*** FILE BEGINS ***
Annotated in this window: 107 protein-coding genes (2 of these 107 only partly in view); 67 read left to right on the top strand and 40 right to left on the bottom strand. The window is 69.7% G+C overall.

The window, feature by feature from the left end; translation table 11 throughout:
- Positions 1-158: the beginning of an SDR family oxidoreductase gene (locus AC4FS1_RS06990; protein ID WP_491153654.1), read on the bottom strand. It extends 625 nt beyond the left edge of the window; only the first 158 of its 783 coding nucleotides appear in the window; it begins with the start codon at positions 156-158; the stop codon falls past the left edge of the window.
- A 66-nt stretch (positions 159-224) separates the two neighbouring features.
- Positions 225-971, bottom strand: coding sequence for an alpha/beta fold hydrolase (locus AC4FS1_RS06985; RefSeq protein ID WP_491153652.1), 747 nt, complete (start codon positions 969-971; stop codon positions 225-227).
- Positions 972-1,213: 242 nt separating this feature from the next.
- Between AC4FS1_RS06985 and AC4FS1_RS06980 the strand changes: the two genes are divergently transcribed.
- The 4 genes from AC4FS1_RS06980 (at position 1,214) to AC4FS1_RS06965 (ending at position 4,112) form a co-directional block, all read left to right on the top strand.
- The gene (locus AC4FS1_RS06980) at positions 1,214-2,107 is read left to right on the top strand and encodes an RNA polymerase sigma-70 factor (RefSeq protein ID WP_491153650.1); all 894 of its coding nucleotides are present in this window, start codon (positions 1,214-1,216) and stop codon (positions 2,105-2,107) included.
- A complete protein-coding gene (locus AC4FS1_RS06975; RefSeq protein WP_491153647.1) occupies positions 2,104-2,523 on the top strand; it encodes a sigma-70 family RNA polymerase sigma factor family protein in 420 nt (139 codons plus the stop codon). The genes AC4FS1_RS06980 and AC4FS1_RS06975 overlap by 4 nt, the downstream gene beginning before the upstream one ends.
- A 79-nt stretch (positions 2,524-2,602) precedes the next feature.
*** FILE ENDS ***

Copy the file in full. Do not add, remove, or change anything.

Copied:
Annotated in this window: 107 protein-coding genes (2 of these 107 only partly in view); 67 read left to right on the top strand and 40 right to left on the bottom strand. The window is 69.7% G+C overall.

The window, feature by feature from the left end; translation table 11 throughout:
- Positions 1-158: the beginning of an SDR family oxidoreductase gene (locus AC4FS1_RS06990; protein ID WP_491153654.1), read on the bottom strand. It extends 625 nt beyond the left edge of the window; only the first 158 of its 783 coding nucleotides appear in the window; it begins with the start codon at positions 156-158; the stop codon falls past the left edge of the window.
- A 66-nt stretch (positions 159-224) separates the two neighbouring features.
- Positions 225-971, bottom strand: coding sequence for an alpha/beta fold hydrolase (locus AC4FS1_RS06985; RefSeq protein ID WP_491153652.1), 747 nt, complete (start codon positions 969-971; stop codon positions 225-227).
- Positions 972-1,213: 242 nt separating this feature from the next.
- Between AC4FS1_RS06985 and AC4FS1_RS06980 the strand changes: the two genes are divergently transcribed.
- The 4 genes from AC4FS1_RS06980 (at position 1,214) to AC4FS1_RS06965 (ending at position 4,112) form a co-directional block, all read left to right on the top strand.
- The gene (locus AC4FS1_RS06980) at positions 1,214-2,107 is read left to right on the top strand and encodes an RNA polymerase sigma-70 factor (RefSeq protein ID WP_491153650.1); all 894 of its coding nucleotides are present in this window, start codon (positions 1,214-1,216) and stop codon (positions 2,105-2,107) included.
- A complete protein-coding gene (locus AC4FS1_RS06975; RefSeq protein WP_491153647.1) occupies positions 2,104-2,523 on the top strand; it encodes a sigma-70 family RNA polymerase sigma factor family protein in 420 nt (139 codons plus the stop codon). The genes AC4FS1_RS06980 and AC4FS1_RS06975 overlap by 4 nt, the downstream gene beginning before the upstream one ends.
- A 79-nt stretch (positions 2,524-2,602) precedes the next feature.